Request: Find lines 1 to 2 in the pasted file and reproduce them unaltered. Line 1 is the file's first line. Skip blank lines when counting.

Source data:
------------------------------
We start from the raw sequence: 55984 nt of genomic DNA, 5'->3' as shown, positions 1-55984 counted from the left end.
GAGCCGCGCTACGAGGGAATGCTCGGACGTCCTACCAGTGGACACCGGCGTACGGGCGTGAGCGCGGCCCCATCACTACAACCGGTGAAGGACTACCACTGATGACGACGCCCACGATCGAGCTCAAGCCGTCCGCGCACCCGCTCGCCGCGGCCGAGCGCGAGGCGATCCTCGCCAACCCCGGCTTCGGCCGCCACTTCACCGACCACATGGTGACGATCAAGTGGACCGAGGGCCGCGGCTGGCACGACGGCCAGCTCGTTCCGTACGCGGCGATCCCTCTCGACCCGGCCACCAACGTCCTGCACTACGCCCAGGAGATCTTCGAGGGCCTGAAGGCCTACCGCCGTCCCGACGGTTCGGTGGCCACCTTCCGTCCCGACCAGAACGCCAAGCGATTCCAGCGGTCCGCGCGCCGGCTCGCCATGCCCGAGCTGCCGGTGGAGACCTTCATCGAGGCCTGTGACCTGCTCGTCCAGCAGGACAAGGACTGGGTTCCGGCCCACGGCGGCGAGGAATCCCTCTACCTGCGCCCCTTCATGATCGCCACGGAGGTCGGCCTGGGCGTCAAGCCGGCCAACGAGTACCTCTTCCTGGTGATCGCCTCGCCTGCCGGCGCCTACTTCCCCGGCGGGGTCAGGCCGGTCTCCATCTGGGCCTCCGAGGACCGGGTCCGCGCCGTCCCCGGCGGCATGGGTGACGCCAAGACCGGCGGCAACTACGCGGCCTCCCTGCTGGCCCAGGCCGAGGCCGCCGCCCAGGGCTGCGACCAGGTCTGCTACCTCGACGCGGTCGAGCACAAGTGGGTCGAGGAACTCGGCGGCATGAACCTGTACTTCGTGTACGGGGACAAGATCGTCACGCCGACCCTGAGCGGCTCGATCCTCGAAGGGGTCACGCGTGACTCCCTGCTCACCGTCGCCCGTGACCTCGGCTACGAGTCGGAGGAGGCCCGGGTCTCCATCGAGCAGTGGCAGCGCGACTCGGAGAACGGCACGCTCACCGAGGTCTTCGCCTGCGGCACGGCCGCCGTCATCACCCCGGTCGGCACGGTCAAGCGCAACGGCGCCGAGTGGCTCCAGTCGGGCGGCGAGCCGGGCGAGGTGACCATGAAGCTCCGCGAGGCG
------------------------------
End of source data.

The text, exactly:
We start from the raw sequence: 55984 nt of genomic DNA, 5'->3' as shown, positions 1-55984 counted from the left end.
GAGCCGCGCTACGAGGGAATGCTCGGACGTCCTACCAGTGGACACCGGCGTACGGGCGTGAGCGCGGCCCCATCACTACAACCGGTGAAGGACTACCACTGATGACGACGCCCACGATCGAGCTCAAGCCGTCCGCGCACCCGCTCGCCGCGGCCGAGCGCGAGGCGATCCTCGCCAACCCCGGCTTCGGCCGCCACTTCACCGACCACATGGTGACGATCAAGTGGACCGAGGGCCGCGGCTGGCACGACGGCCAGCTCGTTCCGTACGCGGCGATCCCTCTCGACCCGGCCACCAACGTCCTGCACTACGCCCAGGAGATCTTCGAGGGCCTGAAGGCCTACCGCCGTCCCGACGGTTCGGTGGCCACCTTCCGTCCCGACCAGAACGCCAAGCGATTCCAGCGGTCCGCGCGCCGGCTCGCCATGCCCGAGCTGCCGGTGGAGACCTTCATCGAGGCCTGTGACCTGCTCGTCCAGCAGGACAAGGACTGGGTTCCGGCCCACGGCGGCGAGGAATCCCTCTACCTGCGCCCCTTCATGATCGCCACGGAGGTCGGCCTGGGCGTCAAGCCGGCCAACGAGTACCTCTTCCTGGTGATCGCCTCGCCTGCCGGCGCCTACTTCCCCGGCGGGGTCAGGCCGGTCTCCATCTGGGCCTCCGAGGACCGGGTCCGCGCCGTCCCCGGCGGCATGGGTGACGCCAAGACCGGCGGCAACTACGCGGCCTCCCTGCTGGCCCAGGCCGAGGCCGCCGCCCAGGGCTGCGACCAGGTCTGCTACCTCGACGCGGTCGAGCACAAGTGGGTCGAGGAACTCGGCGGCATGAACCTGTACTTCGTGTACGGGGACAAGATCGTCACGCCGACCCTGAGCGGCTCGATCCTCGAAGGGGTCACGCGTGACTCCCTGCTCACCGTCGCCCGTGACCTCGGCTACGAGTCGGAGGAGGCCCGGGTCTCCATCGAGCAGTGGCAGCGCGACTCGGAGAACGGCACGCTCACCGAGGTCTTCGCCTGCGGCACGGCCGCCGTCATCACCCCGGTCGGCACGGTCAAGCGCAACGGCGCCGAGTGGCTCCAGTCGGGCGGCGAGCCGGGCGAGGTGACCATGAAGCTCCGCGAGGCG